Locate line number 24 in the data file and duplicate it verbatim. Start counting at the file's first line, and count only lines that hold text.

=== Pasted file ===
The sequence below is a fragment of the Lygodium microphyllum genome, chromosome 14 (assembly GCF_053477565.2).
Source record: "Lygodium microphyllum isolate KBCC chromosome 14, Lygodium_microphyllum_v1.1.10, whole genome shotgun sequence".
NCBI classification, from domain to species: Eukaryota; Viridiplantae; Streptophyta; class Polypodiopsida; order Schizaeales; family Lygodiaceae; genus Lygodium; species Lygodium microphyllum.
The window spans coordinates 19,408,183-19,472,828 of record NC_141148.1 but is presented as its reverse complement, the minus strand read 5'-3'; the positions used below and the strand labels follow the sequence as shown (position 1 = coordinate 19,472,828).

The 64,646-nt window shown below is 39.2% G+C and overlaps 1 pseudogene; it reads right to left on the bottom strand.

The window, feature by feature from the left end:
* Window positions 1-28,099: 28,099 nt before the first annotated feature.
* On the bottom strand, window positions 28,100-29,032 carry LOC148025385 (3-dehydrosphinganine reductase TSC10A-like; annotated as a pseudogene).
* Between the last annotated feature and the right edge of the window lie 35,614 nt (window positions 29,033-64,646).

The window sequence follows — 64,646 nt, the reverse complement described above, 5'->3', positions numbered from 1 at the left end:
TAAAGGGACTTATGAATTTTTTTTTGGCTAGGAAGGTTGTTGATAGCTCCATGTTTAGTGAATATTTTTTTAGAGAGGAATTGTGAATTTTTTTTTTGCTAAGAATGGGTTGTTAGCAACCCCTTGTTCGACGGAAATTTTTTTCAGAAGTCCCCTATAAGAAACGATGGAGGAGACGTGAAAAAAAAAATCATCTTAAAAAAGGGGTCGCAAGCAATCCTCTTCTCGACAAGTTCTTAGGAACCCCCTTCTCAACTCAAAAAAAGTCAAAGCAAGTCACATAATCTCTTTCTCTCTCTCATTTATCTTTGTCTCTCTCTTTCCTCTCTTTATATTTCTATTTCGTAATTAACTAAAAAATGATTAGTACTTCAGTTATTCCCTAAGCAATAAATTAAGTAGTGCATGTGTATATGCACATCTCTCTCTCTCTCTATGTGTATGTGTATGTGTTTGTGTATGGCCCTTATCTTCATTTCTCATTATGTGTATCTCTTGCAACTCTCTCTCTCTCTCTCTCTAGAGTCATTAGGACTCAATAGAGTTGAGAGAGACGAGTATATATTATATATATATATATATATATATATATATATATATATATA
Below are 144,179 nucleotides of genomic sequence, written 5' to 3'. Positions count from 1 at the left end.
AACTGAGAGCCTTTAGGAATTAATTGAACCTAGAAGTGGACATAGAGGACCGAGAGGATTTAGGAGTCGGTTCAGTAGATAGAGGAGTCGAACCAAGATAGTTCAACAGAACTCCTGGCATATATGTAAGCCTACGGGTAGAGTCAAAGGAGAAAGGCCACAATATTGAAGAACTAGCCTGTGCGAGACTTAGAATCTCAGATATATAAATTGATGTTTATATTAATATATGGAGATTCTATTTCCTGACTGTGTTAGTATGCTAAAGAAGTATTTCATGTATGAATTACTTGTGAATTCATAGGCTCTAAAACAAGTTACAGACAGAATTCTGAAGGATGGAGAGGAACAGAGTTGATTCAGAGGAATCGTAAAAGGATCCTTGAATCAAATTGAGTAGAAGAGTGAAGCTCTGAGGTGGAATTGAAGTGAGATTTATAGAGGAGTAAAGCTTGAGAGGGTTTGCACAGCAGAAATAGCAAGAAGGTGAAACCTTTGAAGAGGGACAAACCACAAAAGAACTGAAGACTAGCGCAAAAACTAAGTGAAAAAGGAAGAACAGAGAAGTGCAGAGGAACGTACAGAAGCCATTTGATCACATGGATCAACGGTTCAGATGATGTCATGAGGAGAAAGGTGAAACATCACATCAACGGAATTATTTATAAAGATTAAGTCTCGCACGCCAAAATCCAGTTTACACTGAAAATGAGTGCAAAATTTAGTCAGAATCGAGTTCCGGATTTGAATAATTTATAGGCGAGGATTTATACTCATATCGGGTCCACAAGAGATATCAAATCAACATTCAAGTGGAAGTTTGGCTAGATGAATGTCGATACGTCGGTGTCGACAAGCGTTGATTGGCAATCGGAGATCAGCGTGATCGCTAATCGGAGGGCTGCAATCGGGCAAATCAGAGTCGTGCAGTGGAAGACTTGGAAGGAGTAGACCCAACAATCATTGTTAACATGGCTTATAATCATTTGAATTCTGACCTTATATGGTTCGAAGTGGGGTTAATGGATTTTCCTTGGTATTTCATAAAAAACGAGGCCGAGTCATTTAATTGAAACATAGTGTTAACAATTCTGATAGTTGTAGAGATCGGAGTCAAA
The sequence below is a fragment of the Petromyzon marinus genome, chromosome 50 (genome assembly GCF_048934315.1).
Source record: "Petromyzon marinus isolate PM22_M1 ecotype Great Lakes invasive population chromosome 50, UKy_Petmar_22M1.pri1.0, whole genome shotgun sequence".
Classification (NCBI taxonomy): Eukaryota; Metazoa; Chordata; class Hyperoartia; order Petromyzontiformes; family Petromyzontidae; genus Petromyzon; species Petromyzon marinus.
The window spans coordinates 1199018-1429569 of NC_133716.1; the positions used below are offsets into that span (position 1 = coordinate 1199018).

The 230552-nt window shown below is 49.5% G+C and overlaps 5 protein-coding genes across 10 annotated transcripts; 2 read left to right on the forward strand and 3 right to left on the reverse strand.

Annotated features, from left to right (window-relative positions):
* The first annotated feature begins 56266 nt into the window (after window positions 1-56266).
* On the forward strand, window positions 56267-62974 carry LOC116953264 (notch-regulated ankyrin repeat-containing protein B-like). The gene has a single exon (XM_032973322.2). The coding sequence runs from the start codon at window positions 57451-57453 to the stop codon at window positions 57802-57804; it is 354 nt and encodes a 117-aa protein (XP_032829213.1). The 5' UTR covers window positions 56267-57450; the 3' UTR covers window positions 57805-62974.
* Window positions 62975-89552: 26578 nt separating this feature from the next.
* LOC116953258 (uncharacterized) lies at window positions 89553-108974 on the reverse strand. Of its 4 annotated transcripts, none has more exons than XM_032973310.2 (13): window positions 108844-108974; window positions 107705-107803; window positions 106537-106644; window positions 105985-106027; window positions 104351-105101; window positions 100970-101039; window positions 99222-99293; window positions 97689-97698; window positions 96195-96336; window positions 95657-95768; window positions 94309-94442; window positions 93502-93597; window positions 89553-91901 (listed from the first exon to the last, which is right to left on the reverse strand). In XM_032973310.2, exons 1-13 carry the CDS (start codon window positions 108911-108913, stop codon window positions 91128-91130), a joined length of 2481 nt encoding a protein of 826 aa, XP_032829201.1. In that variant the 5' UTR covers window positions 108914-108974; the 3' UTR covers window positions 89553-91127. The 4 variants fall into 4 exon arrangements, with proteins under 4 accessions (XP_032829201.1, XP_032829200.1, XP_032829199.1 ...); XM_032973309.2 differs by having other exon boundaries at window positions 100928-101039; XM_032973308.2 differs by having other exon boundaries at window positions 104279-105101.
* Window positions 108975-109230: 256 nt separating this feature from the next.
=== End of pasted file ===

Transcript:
* Window positions 108975-109230: 256 nt separating this feature from the next.